Mismatched priorities, smallholders, and climate adaptation strategies: landuse scientists, it’s time to step up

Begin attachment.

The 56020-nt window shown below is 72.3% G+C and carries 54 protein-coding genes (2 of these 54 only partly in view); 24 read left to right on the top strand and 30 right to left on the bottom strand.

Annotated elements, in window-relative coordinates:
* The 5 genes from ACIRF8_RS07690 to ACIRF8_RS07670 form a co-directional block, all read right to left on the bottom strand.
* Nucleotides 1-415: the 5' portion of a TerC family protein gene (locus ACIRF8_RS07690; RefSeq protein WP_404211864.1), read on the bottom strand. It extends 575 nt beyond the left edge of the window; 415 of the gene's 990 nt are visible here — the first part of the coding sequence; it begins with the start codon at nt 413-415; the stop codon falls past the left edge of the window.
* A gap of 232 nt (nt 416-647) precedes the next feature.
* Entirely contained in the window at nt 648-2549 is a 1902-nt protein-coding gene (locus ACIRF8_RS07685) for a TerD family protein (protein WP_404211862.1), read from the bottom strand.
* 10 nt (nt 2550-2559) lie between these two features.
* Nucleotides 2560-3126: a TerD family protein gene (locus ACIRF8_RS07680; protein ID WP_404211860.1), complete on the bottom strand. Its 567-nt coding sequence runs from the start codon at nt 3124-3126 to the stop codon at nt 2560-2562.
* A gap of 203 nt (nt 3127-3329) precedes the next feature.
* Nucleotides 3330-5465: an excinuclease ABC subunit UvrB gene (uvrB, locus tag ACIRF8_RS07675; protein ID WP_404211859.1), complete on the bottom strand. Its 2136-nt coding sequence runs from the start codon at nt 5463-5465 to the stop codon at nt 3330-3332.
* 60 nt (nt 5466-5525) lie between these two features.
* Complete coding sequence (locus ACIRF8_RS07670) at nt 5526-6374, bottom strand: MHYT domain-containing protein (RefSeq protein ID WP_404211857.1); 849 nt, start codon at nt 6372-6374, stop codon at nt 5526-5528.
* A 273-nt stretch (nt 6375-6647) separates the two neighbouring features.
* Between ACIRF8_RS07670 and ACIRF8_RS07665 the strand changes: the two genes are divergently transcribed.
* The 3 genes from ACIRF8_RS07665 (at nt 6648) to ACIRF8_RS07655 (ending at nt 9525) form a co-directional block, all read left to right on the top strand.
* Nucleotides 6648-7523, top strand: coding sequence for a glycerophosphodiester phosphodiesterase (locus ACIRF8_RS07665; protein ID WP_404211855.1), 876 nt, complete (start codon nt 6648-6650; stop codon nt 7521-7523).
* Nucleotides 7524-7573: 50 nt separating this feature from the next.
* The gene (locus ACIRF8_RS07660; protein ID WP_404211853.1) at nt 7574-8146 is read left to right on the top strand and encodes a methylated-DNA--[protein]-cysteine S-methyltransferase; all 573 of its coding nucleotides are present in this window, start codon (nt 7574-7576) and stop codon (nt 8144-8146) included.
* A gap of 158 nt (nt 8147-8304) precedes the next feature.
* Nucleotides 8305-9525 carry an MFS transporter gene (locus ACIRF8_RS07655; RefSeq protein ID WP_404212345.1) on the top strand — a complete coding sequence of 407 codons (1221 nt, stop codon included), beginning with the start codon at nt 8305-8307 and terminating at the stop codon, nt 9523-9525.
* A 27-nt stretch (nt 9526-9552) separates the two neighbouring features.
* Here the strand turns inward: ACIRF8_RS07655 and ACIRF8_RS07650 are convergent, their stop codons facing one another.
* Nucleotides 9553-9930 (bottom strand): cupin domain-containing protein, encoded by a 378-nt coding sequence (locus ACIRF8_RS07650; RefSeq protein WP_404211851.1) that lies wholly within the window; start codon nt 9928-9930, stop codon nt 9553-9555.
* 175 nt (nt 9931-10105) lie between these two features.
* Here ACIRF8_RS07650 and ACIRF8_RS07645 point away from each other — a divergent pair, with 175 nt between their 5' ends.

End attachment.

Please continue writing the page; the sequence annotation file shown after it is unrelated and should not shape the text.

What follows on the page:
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In subsistence agriculture communities, survival is dependent upon real-time adaptability to stochastic events. For rural smallholders, shifting cultural, social, economic, demographic, environmental, and climatic pressures are all impacting livelihoods simultaneously. We present two case studies in which residents list livelihood priorities such as access to healthcare, markets, education, and agricultural extension support above climate change adaptation management. Impacts of climate change cannot be separated from impacts of capitalist economic systems on those most dependent upon natural resources, since by nature modern capitalism and associated structures of landownership and resource access blocks economic mobility by those too poor to differentiate their economic activities. To meaningfully improve adaptive strategies to increasing climate variability for the world’s poor and subsistence agriculturists, a re-thinking of economic and social support is required; one that goes beyond land use and management objectives and includes creating more permeable economic and social structures across larger political landscapes.

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